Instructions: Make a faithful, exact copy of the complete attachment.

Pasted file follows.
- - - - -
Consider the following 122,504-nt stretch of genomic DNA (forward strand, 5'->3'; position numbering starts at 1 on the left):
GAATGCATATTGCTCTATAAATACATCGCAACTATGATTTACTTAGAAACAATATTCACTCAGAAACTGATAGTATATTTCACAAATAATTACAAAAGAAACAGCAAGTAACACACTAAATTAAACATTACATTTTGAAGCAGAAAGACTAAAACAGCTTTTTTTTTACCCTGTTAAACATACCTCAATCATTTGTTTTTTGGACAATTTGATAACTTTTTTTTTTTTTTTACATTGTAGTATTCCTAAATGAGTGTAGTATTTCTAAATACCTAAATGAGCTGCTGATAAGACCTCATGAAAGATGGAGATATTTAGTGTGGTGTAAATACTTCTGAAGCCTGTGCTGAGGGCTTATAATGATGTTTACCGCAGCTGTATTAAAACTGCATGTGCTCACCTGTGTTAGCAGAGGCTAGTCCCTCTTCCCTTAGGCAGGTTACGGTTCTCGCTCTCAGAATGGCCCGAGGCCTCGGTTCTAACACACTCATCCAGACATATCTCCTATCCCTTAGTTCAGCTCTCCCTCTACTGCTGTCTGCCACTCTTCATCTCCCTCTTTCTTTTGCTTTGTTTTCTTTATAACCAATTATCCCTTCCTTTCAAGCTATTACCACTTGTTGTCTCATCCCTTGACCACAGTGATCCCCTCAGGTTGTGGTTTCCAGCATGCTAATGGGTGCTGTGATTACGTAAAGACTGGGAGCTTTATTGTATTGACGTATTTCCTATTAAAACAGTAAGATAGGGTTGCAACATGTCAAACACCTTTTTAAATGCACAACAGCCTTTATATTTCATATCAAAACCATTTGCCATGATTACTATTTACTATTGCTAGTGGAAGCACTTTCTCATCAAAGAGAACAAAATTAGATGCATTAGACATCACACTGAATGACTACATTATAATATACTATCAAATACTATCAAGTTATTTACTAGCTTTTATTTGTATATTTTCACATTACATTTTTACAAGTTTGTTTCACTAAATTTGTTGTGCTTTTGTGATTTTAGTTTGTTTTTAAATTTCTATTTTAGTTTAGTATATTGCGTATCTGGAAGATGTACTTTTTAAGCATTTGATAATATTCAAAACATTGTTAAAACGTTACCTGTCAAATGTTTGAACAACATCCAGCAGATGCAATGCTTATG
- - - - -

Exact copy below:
Consider the following 122,504-nt stretch of genomic DNA (forward strand, 5'->3'; position numbering starts at 1 on the left):
GAATGCATATTGCTCTATAAATACATCGCAACTATGATTTACTTAGAAACAATATTCACTCAGAAACTGATAGTATATTTCACAAATAATTACAAAAGAAACAGCAAGTAACACACTAAATTAAACATTACATTTTGAAGCAGAAAGACTAAAACAGCTTTTTTTTTACCCTGTTAAACATACCTCAATCATTTGTTTTTTGGACAATTTGATAACTTTTTTTTTTTTTTTACATTGTAGTATTCCTAAATGAGTGTAGTATTTCTAAATACCTAAATGAGCTGCTGATAAGACCTCATGAAAGATGGAGATATTTAGTGTGGTGTAAATACTTCTGAAGCCTGTGCTGAGGGCTTATAATGATGTTTACCGCAGCTGTATTAAAACTGCATGTGCTCACCTGTGTTAGCAGAGGCTAGTCCCTCTTCCCTTAGGCAGGTTACGGTTCTCGCTCTCAGAATGGCCCGAGGCCTCGGTTCTAACACACTCATCCAGACATATCTCCTATCCCTTAGTTCAGCTCTCCCTCTACTGCTGTCTGCCACTCTTCATCTCCCTCTTTCTTTTGCTTTGTTTTCTTTATAACCAATTATCCCTTCCTTTCAAGCTATTACCACTTGTTGTCTCATCCCTTGACCACAGTGATCCCCTCAGGTTGTGGTTTCCAGCATGCTAATGGGTGCTGTGATTACGTAAAGACTGGGAGCTTTATTGTATTGACGTATTTCCTATTAAAACAGTAAGATAGGGTTGCAACATGTCAAACACCTTTTTAAATGCACAACAGCCTTTATATTTCATATCAAAACCATTTGCCATGATTACTATTTACTATTGCTAGTGGAAGCACTTTCTCATCAAAGAGAACAAAATTAGATGCATTAGACATCACACTGAATGACTACATTATAATATACTATCAAATACTATCAAGTTATTTACTAGCTTTTATTTGTATATTTTCACATTACATTTTTACAAGTTTGTTTCACTAAATTTGTTGTGCTTTTGTGATTTTAGTTTGTTTTTAAATTTCTATTTTAGTTTAGTATATTGCGTATCTGGAAGATGTACTTTTTAAGCATTTGATAATATTCAAAACATTGTTAAAACGTTACCTGTCAAATGTTTGAACAACATCCAGCAGATGCAATGCTTATG